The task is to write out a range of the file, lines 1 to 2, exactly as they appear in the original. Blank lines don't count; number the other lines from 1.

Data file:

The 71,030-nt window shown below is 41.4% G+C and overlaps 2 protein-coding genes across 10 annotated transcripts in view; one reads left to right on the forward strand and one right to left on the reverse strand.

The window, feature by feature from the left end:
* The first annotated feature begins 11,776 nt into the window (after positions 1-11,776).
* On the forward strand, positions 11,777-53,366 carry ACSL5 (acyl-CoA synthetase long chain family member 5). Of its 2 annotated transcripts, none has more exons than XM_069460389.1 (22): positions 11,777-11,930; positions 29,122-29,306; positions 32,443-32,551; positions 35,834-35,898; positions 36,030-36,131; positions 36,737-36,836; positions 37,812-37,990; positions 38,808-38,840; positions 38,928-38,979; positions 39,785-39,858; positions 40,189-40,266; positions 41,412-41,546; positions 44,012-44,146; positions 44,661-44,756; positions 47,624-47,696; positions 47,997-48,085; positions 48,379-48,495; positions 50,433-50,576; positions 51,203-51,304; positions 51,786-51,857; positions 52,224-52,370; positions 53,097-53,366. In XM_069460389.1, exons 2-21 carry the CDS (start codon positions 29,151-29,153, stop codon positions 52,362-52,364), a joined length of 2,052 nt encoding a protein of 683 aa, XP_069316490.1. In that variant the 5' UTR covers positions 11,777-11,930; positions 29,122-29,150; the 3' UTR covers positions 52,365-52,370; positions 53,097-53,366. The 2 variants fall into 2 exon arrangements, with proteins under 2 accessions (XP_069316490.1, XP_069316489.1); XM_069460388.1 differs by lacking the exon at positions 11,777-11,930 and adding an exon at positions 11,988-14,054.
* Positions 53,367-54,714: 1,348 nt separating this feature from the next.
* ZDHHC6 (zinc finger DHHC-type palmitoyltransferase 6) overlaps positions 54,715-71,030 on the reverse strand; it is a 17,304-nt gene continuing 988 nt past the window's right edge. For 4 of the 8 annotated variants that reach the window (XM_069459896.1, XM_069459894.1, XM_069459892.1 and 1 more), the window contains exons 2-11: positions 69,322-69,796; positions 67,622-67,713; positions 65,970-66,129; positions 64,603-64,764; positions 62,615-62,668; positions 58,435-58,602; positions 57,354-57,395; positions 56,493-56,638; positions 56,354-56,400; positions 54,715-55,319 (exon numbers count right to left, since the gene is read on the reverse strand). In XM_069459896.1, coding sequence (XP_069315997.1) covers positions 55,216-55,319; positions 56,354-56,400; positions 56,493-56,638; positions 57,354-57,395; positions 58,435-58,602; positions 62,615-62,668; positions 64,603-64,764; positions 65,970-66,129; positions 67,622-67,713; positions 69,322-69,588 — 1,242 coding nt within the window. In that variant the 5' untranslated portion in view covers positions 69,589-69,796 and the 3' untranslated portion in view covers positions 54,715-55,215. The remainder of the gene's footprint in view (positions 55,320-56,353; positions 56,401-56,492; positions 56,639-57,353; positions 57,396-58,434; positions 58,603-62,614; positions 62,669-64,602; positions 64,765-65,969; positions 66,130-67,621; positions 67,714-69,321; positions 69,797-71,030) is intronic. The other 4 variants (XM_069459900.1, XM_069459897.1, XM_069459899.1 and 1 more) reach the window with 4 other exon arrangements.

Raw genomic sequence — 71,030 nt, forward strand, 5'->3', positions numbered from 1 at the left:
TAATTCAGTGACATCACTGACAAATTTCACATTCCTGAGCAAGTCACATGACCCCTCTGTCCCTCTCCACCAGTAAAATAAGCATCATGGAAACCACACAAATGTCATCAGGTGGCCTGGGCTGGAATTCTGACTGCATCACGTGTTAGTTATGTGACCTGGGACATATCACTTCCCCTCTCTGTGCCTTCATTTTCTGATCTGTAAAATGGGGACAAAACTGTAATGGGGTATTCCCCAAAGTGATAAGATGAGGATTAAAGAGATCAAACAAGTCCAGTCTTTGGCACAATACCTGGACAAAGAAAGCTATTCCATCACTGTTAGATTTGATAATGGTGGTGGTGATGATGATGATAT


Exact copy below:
The 71,030-nt window shown below is 41.4% G+C and overlaps 2 protein-coding genes across 10 annotated transcripts in view; one reads left to right on the forward strand and one right to left on the reverse strand.

The window, feature by feature from the left end: